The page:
Another Place



I’ve been suffering from a bit of anxiety and depression just lately. It happens from time to time ! It’s been a bit of a shit year what with one thing and another. I looked up ‘anxiety’ on the internet and some of the symptoms listed  I could identify with. It’s not an easy thing to define or deal with. No matter how much I kept telling myself that there were hundreds of thousands of people much far worse than I was and how lucky I was I could not lift myself out of this dark pit that I felt I was in. I had this dark negative mood hanging around me and as much as I tried to smile and feel happier I just couldn’t and there was absolutely no reason other than things that have been happening this year that I could do about it. I felt oh so tired as well. It wasn’t that I couldn’t be bothered, it was just tiring.

A few days away at a lovely hotel on the West coast has lifted my spirits somewhat. Amongst other things we visited Anthony Gormley’s Another Place on Crosby Beach. I was under strict instructions to leave the Fuji X-Pro at home so just took along my Lumix GF2 ( I told you I was lucky ). I counted about ten photographers on Crosby Beach, all taking photos of Another Place. So ! the question for me was this; how do I go beyond the mere recording of it ? How do I capture the essence of it, what the artist themselves was trying to communicate while at the same time initiating a more personal response ? Something that resonates with the place and the work of art while simultaneously adding my own creative stamp. As photographers this is often what we are dealing with is it not ? We deal with what is in front of us and the challenge is to create something else or personal.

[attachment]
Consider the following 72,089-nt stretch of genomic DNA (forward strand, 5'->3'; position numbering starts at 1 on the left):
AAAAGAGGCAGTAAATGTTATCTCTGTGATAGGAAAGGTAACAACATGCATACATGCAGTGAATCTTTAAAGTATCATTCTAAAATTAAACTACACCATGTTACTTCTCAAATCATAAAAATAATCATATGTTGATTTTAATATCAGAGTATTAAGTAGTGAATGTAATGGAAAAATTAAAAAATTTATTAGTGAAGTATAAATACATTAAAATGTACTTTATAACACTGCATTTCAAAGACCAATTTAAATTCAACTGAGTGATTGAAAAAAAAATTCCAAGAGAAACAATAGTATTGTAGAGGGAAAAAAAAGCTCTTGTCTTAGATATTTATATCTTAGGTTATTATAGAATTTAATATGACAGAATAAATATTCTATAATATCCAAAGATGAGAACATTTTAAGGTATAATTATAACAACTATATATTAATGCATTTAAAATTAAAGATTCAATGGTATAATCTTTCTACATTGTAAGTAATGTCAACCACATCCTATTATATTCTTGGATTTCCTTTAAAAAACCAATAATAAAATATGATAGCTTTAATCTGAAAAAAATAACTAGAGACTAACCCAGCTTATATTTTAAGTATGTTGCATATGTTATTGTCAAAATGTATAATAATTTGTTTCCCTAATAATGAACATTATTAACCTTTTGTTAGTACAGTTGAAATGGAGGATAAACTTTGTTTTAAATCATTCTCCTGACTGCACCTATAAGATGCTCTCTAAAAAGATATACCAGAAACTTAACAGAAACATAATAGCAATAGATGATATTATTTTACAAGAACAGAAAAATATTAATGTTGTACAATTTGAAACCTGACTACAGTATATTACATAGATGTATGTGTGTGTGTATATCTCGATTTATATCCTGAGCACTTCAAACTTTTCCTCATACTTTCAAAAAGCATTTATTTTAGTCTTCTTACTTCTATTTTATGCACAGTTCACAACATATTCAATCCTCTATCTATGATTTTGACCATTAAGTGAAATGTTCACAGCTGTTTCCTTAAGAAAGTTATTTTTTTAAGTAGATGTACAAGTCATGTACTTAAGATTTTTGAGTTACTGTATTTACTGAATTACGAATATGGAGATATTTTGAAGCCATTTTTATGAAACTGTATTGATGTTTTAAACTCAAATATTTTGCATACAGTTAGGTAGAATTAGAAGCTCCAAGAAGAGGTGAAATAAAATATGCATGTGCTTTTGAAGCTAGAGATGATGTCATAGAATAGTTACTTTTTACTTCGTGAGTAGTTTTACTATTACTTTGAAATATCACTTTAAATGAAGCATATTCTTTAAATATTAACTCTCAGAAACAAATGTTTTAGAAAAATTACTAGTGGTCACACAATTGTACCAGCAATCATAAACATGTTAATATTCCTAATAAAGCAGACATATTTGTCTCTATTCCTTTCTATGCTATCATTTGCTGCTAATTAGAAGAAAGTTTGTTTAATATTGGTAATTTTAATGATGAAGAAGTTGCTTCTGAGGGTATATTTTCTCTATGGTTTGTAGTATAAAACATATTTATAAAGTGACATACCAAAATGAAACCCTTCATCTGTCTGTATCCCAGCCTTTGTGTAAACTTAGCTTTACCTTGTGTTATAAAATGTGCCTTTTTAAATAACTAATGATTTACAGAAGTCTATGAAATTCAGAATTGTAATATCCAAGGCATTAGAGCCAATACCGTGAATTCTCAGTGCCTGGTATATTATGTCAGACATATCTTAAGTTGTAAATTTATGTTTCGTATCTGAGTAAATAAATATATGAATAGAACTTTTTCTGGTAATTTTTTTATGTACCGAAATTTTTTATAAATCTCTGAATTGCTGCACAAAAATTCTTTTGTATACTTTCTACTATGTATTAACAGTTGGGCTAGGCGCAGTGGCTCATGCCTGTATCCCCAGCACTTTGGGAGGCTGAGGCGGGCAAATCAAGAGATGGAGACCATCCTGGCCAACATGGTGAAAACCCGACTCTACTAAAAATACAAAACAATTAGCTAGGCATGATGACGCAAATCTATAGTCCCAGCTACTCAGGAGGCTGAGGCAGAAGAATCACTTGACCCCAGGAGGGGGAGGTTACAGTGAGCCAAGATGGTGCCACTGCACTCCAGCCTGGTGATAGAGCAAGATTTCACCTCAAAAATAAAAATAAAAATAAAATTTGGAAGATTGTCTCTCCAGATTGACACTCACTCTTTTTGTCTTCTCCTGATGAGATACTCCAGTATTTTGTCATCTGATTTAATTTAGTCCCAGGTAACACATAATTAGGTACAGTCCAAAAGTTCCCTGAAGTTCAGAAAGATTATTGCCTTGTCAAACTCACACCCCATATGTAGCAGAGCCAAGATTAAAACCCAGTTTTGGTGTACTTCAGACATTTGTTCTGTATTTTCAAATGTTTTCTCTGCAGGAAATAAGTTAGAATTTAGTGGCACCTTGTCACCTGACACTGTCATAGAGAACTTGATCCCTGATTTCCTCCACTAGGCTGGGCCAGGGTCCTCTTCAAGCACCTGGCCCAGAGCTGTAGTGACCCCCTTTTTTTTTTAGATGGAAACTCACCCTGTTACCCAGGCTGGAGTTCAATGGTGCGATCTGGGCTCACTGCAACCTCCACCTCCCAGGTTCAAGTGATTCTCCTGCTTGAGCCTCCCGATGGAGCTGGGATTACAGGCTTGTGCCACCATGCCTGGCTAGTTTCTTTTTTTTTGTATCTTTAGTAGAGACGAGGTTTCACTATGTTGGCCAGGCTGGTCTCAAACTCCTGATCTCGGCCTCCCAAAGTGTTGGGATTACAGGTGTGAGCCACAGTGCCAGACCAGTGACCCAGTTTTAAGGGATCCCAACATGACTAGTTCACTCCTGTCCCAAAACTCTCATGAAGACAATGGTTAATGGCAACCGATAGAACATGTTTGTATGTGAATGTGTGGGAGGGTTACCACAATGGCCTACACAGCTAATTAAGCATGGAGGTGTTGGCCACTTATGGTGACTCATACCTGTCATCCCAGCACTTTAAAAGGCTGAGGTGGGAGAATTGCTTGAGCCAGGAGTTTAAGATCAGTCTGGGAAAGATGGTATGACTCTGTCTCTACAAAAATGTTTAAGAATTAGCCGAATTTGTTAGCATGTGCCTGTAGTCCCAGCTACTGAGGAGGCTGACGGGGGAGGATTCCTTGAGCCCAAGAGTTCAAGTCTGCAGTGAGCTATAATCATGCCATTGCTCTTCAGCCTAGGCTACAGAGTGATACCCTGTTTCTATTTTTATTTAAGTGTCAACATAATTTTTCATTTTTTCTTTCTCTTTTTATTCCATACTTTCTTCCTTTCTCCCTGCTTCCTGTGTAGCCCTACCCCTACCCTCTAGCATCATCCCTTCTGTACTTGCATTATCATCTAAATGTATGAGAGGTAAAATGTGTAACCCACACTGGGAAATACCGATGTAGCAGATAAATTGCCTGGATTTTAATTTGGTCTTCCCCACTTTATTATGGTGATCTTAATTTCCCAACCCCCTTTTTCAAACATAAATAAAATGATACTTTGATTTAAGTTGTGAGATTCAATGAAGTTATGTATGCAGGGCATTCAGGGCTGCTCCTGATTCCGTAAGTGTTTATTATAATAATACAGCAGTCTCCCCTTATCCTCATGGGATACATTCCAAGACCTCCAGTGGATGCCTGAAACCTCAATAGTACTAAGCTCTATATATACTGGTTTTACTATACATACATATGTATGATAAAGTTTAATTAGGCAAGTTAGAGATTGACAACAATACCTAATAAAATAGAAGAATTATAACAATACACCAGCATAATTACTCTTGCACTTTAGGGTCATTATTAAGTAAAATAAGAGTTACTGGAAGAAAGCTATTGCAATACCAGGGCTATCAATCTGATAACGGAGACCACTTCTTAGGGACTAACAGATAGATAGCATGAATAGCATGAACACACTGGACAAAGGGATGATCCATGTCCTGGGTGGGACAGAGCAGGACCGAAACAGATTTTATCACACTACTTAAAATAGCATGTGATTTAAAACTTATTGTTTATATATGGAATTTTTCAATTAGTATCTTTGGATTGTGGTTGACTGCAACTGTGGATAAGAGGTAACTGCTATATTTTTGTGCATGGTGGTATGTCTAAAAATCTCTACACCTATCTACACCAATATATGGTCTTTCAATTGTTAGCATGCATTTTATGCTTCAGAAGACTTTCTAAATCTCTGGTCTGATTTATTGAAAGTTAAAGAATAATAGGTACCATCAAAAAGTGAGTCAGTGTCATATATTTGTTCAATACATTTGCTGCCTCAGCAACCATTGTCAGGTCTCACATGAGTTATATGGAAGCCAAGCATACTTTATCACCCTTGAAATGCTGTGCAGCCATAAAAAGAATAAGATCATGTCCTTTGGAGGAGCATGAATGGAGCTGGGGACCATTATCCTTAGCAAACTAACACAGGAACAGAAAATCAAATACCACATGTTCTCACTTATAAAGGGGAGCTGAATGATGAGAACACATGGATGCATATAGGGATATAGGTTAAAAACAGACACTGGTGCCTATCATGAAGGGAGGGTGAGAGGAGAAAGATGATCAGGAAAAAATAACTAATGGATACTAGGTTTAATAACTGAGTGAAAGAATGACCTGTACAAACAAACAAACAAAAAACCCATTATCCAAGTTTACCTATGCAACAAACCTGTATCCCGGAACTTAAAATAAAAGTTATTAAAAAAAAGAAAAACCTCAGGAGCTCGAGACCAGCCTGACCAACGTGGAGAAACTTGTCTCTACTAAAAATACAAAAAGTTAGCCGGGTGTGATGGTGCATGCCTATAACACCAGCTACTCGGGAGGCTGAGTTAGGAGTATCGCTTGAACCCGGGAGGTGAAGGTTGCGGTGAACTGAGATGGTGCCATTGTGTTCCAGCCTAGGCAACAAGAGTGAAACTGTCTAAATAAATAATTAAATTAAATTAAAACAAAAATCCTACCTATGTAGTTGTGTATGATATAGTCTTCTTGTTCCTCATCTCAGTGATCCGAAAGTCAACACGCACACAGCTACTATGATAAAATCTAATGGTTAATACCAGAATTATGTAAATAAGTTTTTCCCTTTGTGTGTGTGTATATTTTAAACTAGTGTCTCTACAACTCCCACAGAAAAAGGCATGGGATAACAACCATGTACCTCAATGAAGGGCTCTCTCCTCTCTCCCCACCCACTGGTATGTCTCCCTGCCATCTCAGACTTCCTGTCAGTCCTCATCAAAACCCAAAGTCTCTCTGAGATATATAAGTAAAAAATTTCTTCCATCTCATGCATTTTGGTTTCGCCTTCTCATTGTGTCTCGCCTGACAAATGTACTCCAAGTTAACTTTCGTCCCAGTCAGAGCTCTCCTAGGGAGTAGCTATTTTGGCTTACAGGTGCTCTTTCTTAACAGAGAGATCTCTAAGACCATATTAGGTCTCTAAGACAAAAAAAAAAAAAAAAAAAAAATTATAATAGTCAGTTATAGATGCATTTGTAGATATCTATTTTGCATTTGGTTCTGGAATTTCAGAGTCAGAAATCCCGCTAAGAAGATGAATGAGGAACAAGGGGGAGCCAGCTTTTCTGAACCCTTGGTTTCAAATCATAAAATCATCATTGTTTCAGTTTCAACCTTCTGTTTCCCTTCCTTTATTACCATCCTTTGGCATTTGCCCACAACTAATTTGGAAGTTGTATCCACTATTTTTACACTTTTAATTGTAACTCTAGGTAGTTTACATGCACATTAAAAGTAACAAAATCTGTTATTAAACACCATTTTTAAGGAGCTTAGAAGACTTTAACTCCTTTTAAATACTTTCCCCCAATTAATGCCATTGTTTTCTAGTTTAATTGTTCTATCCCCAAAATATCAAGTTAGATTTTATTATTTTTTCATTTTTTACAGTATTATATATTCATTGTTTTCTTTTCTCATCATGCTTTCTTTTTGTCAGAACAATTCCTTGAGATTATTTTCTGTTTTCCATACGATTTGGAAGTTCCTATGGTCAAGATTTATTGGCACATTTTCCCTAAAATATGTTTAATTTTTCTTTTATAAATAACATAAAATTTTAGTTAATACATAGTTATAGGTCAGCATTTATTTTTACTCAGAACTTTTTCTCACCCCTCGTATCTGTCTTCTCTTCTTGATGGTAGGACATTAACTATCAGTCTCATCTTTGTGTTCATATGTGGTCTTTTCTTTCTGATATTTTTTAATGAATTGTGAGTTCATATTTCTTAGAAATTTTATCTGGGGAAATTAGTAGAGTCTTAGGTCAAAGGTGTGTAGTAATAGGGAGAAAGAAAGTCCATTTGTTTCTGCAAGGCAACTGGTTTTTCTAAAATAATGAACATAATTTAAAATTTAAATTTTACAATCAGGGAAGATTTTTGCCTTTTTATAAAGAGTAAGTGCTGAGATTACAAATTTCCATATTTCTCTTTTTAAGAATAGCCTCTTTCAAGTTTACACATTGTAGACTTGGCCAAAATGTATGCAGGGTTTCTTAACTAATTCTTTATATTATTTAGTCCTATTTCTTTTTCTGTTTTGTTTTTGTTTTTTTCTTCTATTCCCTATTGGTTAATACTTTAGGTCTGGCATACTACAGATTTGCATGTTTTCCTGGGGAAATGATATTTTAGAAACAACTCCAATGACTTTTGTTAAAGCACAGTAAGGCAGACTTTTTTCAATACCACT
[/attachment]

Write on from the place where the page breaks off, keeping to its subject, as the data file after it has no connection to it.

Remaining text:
Dorothea Lange


The following quote by Francis Bacon was tacked onto Dorothea LAnge’s darkroom door in 1923, where it remained until her death in 1965